Revolut is bulking up its Irish base as it seeks approval from the Central Bank

The company is the latest fintech giant to expand in Dublin.

By Jonathan Keane Reporter, Fora

FINTECH COMPANY REVOLUT is staffing up its Dublin office and will be seeking regulatory approval from Irish authorities.

The company stated that it is in the process of pursuing electronic money licence approval from the Central Bank of Ireland in a recently posted job advertisement. 

Electronic money licences are a necessary regulatory spoke in the wheel that allows companies to carry out services like electronic payments in the European Economic Area.

With Brexit looming, London-headquartered Revolut and many others have sought various licences in other countries. Stripe and UK fintech company Soldo for example are now approved as electronic money institutions in Ireland.

The company declined to comment when contacted by Fora. 

Having registered a legal entity here in May, Revolut is currently recruiting for a number of roles including a new chief financial officer for Ireland. The company is also hiring a Dublin-based chief risk officer and filling a number of roles associated with fraud and financial crime prevention.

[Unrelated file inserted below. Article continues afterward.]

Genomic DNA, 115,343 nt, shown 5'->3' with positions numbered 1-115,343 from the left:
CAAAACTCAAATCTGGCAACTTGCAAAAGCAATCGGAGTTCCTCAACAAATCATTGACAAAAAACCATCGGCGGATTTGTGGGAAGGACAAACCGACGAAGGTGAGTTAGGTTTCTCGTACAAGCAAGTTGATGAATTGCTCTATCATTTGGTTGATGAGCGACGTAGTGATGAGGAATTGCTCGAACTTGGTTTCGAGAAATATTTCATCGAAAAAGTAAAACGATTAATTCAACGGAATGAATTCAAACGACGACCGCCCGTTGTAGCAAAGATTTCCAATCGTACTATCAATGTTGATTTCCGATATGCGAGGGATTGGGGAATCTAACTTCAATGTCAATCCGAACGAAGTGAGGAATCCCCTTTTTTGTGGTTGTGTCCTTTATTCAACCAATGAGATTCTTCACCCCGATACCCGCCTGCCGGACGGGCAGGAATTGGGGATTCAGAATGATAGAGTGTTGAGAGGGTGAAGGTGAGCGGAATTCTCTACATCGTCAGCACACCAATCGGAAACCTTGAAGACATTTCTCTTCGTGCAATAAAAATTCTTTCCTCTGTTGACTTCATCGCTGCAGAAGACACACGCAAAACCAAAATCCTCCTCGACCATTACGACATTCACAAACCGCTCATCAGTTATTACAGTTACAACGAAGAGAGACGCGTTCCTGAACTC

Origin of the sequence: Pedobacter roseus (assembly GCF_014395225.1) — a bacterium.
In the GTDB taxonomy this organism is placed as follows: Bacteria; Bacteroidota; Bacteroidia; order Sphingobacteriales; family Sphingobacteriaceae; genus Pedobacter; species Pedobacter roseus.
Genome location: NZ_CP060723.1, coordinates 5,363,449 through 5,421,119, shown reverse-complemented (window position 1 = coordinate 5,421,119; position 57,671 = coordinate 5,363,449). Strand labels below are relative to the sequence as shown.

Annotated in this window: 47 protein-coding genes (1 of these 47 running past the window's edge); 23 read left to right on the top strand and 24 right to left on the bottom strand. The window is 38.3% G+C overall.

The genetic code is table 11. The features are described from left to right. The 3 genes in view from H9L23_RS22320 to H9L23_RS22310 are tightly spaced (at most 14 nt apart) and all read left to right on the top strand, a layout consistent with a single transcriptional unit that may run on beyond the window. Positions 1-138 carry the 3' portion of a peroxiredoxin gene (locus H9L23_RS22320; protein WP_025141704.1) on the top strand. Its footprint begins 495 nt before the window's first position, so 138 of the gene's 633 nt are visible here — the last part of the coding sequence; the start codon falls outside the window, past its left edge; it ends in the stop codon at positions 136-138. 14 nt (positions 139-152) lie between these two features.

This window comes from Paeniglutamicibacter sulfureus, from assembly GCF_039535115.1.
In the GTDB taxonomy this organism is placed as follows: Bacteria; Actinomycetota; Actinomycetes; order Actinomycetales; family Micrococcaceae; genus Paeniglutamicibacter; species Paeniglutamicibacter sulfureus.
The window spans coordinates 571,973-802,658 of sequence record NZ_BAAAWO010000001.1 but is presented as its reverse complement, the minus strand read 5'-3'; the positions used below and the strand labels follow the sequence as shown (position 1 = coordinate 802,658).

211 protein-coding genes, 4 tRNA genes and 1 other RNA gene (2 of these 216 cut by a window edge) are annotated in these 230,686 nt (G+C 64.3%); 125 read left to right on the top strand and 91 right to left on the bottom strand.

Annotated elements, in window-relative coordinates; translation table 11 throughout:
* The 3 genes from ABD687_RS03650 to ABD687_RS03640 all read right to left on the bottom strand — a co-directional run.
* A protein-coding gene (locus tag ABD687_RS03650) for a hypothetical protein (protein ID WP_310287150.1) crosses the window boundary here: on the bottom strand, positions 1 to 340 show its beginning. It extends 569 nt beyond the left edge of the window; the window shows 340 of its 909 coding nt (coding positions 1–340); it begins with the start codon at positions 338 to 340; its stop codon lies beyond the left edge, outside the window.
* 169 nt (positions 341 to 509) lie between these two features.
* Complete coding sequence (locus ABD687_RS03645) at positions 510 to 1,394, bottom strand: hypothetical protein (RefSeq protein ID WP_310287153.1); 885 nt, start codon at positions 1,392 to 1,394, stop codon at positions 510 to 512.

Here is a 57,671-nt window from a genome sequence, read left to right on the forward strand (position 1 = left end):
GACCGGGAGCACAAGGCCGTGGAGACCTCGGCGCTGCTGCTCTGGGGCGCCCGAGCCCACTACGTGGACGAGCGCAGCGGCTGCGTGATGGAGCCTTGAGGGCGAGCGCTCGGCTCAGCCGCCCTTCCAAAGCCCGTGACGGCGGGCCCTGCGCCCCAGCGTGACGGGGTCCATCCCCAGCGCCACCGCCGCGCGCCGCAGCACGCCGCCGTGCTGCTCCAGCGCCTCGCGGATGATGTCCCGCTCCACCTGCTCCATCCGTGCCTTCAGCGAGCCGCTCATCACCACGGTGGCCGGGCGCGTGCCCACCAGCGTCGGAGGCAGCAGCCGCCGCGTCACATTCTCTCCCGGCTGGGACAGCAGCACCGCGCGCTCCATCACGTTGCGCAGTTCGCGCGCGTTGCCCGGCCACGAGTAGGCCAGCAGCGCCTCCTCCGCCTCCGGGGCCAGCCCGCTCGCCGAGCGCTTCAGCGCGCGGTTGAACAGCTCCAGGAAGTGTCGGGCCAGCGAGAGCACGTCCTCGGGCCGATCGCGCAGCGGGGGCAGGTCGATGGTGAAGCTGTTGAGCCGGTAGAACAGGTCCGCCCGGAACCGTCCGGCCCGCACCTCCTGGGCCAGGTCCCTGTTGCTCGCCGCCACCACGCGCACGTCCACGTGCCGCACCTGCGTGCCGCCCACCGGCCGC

Web Summit 2018 - Day 2 Revolut CEO Nikolay Storonsky
Source: Seb Daly/Web Summit / Sportsfile

Last week Revolut, which is valued at a reported near-$2 billion, appointed former Metro Bank finance director David MacLean as its top CFO in the company. He is due to take up the role later this year.

Revolut is looking for data scientists and engineers in Ireland specialising in computer vision – the detecting and understanding of visual data – to build and develop solutions for monitoring customer checks and other financial crime prevention processes.

The London-headquartered firm said that Ireland is its fourth biggest market with over 310,000 customers.

Revolut meanwhile secured a banking licence in Lithuania in late 2018. This move was subject to criticism with one Lithuanian lawmaker saying Revolut had ties to Russia and was trying to “intervene into the political processes here (in Lithuania)”. Revolut chief Nikolay Storonsky denied the claims.

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